Savers could be forced to wait until aged 57 to access their pension pots under new plans apparently drawn up by the Treasury, but experts have warned against it.
Chancellor of the exchequer Rishi Sunak has come under pressure to announce plans in the March Budget to raise the minimum age at which people can access their pensions by two years, following concerns savers have been cashing in their pension too soon.
According to media reports, following lobbying by the Association of British Insurers (ABI), the chancellor is poised to push forward the timetable to increase the access age of private pensions.
It was already due to rise to 57 when the state pension age reaches 67 in 2028 under plans by former chancellor George Osborne.
Last year (September 2019), the ABI called for the government to increase the pensions freedoms age to 57 to protect consumers from exhausting their pots too quickly.
Introduced in April 2015, the pension freedom rules opened up the way savers can access their pension cash, allowing them unfettered access from the age of 55.
But Sir Steve Webb, partner at pension consultants LCP, has warned these plans could cause “real problems”.
Sir Steve said: “Ministers should not rush to accelerate that timetable. People need time to plan their finances and a sudden change could cause real problems.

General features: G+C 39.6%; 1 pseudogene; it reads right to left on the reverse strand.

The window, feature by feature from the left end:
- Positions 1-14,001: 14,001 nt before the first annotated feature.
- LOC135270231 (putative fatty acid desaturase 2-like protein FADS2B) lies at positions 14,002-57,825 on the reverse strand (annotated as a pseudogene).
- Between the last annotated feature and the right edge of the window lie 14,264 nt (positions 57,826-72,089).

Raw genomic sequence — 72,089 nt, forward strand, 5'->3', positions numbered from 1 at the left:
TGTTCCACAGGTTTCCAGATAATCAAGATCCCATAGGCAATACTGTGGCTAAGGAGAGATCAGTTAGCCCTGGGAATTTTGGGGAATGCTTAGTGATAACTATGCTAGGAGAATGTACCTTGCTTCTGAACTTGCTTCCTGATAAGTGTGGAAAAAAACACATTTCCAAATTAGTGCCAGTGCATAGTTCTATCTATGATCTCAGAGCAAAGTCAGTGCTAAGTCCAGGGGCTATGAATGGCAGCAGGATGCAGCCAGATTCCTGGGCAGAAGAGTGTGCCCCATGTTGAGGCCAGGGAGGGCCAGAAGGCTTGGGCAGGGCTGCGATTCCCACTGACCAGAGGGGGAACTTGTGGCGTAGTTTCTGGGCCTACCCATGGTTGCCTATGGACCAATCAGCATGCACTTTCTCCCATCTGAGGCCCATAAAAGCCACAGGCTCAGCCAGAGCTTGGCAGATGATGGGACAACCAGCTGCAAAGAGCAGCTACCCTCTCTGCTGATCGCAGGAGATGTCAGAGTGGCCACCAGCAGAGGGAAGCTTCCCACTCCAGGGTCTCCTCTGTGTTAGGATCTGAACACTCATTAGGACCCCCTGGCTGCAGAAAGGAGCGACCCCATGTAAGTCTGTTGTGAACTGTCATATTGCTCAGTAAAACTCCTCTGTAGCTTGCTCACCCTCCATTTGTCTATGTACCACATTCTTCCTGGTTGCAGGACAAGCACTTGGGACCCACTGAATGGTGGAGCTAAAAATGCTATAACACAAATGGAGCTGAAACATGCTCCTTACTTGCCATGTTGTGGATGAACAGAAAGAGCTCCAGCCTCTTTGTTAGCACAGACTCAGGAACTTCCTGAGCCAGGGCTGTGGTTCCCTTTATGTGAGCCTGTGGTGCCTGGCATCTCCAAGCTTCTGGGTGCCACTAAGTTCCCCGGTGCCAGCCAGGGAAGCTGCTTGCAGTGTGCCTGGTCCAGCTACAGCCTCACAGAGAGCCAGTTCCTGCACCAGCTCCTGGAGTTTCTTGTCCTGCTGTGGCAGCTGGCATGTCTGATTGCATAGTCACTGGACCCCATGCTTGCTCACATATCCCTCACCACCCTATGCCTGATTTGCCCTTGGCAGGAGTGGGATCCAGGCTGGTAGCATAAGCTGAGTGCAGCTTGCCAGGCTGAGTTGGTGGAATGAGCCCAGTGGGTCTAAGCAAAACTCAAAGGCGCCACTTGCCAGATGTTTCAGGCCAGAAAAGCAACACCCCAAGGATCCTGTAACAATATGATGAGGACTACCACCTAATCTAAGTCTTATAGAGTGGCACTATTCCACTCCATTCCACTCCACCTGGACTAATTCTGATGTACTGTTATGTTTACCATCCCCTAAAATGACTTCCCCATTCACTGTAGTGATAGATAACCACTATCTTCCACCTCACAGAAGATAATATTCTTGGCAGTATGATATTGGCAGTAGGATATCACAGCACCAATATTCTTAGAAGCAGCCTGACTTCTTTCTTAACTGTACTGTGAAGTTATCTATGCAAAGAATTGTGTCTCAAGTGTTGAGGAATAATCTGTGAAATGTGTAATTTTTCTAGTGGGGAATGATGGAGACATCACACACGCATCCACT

“There is very little evidence that people are using the new pension freedoms to recklessly blow their life savings at 55.”
He added that a bigger risk to savers was accessing tax-free cash early on in retirement and then putting the remaining sum in a low return cash account.
Sir Steve added: “A more creative approach might be to explore whether individuals should be able to access their tax-free cash at 55 whilst leaving the rest in their pension if they wish to do so”.
But Alistair McQueen, head of savings and retirement at Aviva said raising the age to 57 was the right policy.
Taking to twitter, he said: “Let’s maintain a ten-year gap between the pension-freedom age and the state pension age. The more we delay, the more painful the eventual increase will be.”
Gareth James, head of technical at AJ Bell, showed support for the age increase although he warned this needed to be carefully planned to avoid unintended consequences.
Mr James tweeted: “Worth remembering that the last increase in minimum pension age was the single biggest factor in the 2012 explosion of pension scams linked to early access. The increase should happen, but implementation needs careful management.”
A Treasury spokesperson said: “The announcement of the minimum pension age rise to age 57 in 2014 set out the timetable for this change well in advance to enable people to make financial plans, and we will announce next steps in due course.”
Data published by HM Revenue & Customs last month (January 30) showed in total, almost £33bn has been withdrawn from pensions since the introduction of the pension freedoms in April 2015.